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Show Me the Volume!

I am not so convinced that we are about to have revenue streams such as those in Europe. The Yankee Group projects that 200 billion messages per year by 2005 will account for five percent of all telecom revenue in the U.S. by 2005. Currently, one percent of revenue is derived from wireless data transmissions. Mobile Lifestreams projects that by December 2002, North America will be sending seven billion messages per month, as compared to 27 billion for the European Union, 10 billion for Asia, and 450 million for Africa.

Mobile industry execs have high hopes that data volumes, which have been a cash cow for the fixed lines, will find a place on the wireless side. Motorola has discontinued all one-way pagers in favor of SMS and its BlackBerry messaging system. At present, there are only two million two-way data subscribers in the U.S. Further, SMS is still viewed by many as a social tool, even within a business setting.

An executive at a premiere brand name multi-national describes how BlackBerry was ordered for the entire product team for the purposes of facilitating communications among the group. Although she remembers several times how useful the instant receipt of facts became, on most occasions, BlackBerry was used to coordinate lunch plans. Besides, when BlackBerry was carried in a briefcase or purse and not on a belt, it was difficult if not impossible for the women in the group to hear the ring tone. By contrast, ring tones have evolved to a high art form overseas, borrowing the technique of sampling from the hip-hop community and alerting their owners with clips from Fat Joe, Eminem, Tweet, Holly Valance, and Ms. Dynamite.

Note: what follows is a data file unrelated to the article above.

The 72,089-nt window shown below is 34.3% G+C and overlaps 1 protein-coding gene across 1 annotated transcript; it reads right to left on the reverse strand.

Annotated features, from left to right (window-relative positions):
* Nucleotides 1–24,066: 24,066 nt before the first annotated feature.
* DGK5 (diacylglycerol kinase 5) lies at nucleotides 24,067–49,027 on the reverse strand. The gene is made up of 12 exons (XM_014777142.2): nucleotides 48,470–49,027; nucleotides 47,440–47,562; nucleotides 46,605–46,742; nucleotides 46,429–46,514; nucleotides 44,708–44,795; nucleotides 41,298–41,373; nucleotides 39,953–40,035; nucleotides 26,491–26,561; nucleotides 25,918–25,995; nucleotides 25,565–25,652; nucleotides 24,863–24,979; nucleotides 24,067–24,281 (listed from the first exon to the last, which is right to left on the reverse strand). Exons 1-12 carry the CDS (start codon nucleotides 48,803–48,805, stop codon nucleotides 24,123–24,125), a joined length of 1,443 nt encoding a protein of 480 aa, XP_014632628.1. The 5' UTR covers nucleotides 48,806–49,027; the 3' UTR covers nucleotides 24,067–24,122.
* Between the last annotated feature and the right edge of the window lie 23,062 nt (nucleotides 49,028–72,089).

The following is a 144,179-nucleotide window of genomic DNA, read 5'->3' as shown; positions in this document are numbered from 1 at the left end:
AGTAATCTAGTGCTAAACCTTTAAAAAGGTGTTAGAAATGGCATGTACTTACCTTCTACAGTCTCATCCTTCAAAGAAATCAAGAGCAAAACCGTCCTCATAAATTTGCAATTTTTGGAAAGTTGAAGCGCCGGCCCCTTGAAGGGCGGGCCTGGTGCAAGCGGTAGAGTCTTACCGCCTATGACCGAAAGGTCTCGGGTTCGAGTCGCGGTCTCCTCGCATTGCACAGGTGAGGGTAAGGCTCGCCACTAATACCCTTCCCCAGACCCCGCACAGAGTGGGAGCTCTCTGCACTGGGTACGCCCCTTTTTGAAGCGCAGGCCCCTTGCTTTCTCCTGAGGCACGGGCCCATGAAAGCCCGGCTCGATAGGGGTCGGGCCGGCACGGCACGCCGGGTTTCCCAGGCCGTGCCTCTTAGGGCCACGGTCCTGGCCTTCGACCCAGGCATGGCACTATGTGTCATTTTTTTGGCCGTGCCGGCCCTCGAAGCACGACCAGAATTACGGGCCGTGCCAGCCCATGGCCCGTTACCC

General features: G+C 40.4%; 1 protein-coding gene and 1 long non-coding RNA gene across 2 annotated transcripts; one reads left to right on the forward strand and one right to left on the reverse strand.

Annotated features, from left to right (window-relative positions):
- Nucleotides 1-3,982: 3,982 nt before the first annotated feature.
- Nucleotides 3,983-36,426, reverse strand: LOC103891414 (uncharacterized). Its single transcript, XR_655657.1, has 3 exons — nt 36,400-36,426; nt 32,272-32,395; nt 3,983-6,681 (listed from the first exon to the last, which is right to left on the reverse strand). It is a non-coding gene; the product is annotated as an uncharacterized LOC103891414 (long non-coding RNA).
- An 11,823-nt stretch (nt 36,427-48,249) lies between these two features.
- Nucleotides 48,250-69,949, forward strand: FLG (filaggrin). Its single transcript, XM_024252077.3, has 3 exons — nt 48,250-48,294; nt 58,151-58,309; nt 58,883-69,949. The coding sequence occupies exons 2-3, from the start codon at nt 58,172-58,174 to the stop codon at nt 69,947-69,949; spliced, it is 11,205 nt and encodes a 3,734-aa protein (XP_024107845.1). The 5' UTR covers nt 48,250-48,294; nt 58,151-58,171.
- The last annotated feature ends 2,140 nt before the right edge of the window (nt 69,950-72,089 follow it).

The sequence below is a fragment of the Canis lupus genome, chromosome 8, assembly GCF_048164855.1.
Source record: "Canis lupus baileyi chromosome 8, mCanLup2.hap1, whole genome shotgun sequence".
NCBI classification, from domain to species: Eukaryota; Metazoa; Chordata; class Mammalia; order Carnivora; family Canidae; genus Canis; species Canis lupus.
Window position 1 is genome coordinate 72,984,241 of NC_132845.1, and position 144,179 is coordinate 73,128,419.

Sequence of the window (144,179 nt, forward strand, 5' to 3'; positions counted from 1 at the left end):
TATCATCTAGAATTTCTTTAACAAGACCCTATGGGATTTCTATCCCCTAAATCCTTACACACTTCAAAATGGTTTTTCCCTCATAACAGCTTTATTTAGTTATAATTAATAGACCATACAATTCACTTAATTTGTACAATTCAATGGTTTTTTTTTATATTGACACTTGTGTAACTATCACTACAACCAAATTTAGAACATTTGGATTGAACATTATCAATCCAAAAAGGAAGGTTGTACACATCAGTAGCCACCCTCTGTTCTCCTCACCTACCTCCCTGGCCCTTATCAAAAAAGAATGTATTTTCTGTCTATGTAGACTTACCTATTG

To its credit, Motorola has made some smart moves by teaming with AOL Time Warner to make its AOL Instant Message service available via the BlackBerry handset. During the course of each day, AOL customers send more than one million messages. Likewise, Motorola's new Mobile Café Service will take the company into the content arena by offering wireless content to carriers, including messaging, entertainment, corporate productivity tools, and mobile commerce. Further, the novelty and entertainment qualities have not been lost on Motorola, which has licensed the use of Warner's archive of Looney Tunes characters for adaptation as ring tones, screen savers, and wireless games.

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